Huddled in the vehicle maintenance shed across the street from the Phillips 66 refinery entrance, Career Center students from Senior, West and Skyview high schools were told just how to act.
"Don't be afraid to yell, moan, even scream," Jeff Ashworth told them. "In real life, it's gonna be painful — act like it."
The high school students, along with volunteers from Wells Fargo Bank and some community service groups, were gathered to play the victims in a mock gas-leak disaster drill held at the refinery Wednesday morning.
"We do it every two years," said Ashworth, chairman of Yellowstone County Local Emergency Planning Committee, which coordinates the event.
The code name for the operation is COYOTE 2012, which is short for “County of Yellowstone Operating Together in an Emergency.”
The drill allows emergency responders and agencies to test their plans in an effort to improve services and to ensure the public receives the highest level of service possible.
In all, 58 actors were on scene Wednesday morning — many of them the SD2 Career Center students — dressing up in refinery jumpsuits and painting up in theater cosmetics to simulate wounds.
Katie Bunch and Shelby Summerlin are juniors at West High and art students. Along with others from the their class, the duo spent the morning dressing up wounds and applying gallons of fake blood — the first time either of them had done anything like this.
"I did half the knee," Summerlin said, pointing to classmate Cate Hanna, who had been made-up to look like a head-wound case with a busted knee.
They loved working with the makeup.
"It'd be so cool for Halloween," Summerlin said.
Josie Pinch, a senior from Senior High, along with friends Kayla Wanner, Madison Schwarzkoph, Emma Shankle and KC Christensen, were assigned to be in the red group, representing victims with the most life-threatening injuries.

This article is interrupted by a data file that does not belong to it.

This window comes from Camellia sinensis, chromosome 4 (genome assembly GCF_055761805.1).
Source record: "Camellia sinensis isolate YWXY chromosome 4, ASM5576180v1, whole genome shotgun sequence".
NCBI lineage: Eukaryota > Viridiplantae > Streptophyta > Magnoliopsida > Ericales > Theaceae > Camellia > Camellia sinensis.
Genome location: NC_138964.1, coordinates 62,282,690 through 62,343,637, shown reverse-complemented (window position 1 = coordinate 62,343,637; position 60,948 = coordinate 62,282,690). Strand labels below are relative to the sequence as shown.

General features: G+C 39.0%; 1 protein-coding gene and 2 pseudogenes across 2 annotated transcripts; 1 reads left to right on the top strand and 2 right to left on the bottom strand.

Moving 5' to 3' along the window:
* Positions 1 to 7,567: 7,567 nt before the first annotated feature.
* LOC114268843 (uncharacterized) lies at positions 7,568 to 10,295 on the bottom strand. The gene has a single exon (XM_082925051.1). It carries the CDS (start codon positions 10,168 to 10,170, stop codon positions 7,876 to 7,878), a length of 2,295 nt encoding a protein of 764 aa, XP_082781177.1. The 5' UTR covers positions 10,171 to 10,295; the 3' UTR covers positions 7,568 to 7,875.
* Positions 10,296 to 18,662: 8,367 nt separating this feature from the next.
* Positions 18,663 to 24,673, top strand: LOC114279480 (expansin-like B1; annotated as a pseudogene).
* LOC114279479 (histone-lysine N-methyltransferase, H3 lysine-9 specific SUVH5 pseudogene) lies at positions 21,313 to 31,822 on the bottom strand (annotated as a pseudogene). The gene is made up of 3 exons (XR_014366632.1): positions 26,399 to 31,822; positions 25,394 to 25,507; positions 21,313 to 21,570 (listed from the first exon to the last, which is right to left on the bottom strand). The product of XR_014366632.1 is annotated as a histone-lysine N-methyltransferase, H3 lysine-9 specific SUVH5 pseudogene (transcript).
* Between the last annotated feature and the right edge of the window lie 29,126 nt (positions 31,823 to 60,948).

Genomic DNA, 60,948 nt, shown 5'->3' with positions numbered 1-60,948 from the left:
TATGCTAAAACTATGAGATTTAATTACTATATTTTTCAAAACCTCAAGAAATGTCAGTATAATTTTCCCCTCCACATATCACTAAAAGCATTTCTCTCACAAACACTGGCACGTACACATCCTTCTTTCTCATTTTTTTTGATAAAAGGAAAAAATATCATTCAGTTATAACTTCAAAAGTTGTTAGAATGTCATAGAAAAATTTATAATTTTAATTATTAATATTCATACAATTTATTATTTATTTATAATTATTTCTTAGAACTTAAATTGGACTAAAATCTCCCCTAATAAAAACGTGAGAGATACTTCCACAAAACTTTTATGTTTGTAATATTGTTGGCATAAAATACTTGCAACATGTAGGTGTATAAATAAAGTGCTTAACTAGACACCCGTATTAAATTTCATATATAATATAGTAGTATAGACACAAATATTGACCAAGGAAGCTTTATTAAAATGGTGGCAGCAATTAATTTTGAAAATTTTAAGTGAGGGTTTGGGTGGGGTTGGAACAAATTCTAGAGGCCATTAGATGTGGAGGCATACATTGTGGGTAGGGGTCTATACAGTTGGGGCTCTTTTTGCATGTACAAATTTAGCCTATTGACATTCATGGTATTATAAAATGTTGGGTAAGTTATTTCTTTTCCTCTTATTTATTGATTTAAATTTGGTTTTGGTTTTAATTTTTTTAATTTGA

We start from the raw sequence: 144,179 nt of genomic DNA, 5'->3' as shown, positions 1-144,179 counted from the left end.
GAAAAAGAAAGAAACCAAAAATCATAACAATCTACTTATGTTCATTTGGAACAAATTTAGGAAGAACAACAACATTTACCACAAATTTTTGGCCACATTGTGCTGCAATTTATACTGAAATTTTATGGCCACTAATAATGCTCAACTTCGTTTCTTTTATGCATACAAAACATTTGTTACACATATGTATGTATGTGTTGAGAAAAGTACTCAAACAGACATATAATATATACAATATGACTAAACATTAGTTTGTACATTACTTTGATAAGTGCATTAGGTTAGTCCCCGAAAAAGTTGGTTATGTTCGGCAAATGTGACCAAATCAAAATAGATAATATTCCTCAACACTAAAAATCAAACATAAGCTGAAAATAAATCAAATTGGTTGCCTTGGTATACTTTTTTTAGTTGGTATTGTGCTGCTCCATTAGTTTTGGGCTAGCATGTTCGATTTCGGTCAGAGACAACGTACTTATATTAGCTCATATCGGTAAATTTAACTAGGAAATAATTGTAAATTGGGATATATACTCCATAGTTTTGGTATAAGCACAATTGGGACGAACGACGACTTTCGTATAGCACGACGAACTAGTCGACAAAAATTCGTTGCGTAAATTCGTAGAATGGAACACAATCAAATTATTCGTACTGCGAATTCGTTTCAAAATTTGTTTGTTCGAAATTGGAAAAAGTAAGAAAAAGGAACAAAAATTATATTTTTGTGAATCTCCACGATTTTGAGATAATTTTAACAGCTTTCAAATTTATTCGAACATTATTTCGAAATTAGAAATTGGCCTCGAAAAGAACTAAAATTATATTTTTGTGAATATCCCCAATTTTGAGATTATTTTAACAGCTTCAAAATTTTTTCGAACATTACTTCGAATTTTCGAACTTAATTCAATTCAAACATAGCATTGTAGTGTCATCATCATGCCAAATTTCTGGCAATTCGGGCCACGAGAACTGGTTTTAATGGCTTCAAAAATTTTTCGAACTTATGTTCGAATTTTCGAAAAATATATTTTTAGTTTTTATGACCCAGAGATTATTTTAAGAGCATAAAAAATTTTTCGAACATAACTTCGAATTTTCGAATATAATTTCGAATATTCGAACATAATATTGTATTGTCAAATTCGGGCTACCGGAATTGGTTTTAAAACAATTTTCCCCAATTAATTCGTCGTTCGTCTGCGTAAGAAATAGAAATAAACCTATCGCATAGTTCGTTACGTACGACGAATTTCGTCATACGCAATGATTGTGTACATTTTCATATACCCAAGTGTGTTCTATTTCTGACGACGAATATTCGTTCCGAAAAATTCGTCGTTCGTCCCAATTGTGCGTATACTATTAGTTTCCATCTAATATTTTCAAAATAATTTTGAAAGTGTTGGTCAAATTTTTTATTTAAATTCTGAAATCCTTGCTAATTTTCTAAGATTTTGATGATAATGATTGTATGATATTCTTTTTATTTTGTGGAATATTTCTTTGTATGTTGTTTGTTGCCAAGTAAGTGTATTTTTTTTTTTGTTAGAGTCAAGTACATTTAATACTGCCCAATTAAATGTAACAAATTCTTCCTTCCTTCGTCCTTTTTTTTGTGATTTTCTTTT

All of them are in the medical careers program at the Career Center and looked forward to the chance to play victim and eventually hospital patient.
"It'll be good to see what it's like," Pinch said.
But also they had practical concerns. Wanner complained about how ticklish she is and worried about breaking character as the emergency responders were treating her.
"They'll touch my arm and I'll start laughing," she said.
Ashworth said volunteers are sometimes hesitant to fully embrace their role as victims — they can be a little self-conscious, he said. But once they get in makeup and see the responders coming, they get into it.
"These people end up being great actors," he said.
The volunteers laid on the roadway on the grassy lawns in front of the refinery, waiting for emergency responders to come treat them. As a chemical release was part of the drill, the Billings Fire Department's hazardous materials response team set up washing stations and treated the victims.
At the decontamination stations, students were cut out of their jumpsuits and then scrubbed down with soap and water. From there, they were transported to the hospital.
Greg Neill, emergency preparedness coordinator for Riverstone Health, was glad to see such a large number of volunteers show up Wednesday morning. It means the hospital emergency rooms will be overwhelmed.
"They want to be taxed in the emergency room," he said.
Neill said every time they stage the drill, crews learns something new. It's the reason they keep doing it.
"It's an important exercise," he said.